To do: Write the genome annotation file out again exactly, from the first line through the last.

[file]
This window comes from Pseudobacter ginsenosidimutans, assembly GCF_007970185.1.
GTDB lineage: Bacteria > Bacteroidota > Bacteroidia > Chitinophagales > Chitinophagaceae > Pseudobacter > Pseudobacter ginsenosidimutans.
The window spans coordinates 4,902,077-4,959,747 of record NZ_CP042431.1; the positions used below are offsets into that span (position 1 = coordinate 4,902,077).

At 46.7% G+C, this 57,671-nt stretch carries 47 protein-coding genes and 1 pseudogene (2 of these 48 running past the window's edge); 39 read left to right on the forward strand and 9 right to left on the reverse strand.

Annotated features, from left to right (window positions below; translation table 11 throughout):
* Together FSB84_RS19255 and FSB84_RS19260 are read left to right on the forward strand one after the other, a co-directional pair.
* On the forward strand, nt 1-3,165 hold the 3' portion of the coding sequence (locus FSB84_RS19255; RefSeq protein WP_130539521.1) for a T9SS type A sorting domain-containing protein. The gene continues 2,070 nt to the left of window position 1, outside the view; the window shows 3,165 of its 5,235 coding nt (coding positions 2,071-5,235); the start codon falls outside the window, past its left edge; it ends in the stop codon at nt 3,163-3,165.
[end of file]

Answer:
This window comes from Pseudobacter ginsenosidimutans, assembly GCF_007970185.1.
GTDB lineage: Bacteria > Bacteroidota > Bacteroidia > Chitinophagales > Chitinophagaceae > Pseudobacter > Pseudobacter ginsenosidimutans.
The window spans coordinates 4,902,077-4,959,747 of record NZ_CP042431.1; the positions used below are offsets into that span (position 1 = coordinate 4,902,077).

At 46.7% G+C, this 57,671-nt stretch carries 47 protein-coding genes and 1 pseudogene (2 of these 48 running past the window's edge); 39 read left to right on the forward strand and 9 right to left on the reverse strand.

Annotated features, from left to right (window positions below; translation table 11 throughout):
* Together FSB84_RS19255 and FSB84_RS19260 are read left to right on the forward strand one after the other, a co-directional pair.
* On the forward strand, nt 1-3,165 hold the 3' portion of the coding sequence (locus FSB84_RS19255; RefSeq protein WP_130539521.1) for a T9SS type A sorting domain-containing protein. The gene continues 2,070 nt to the left of window position 1, outside the view; the window shows 3,165 of its 5,235 coding nt (coding positions 2,071-5,235); the start codon falls outside the window, past its left edge; it ends in the stop codon at nt 3,163-3,165.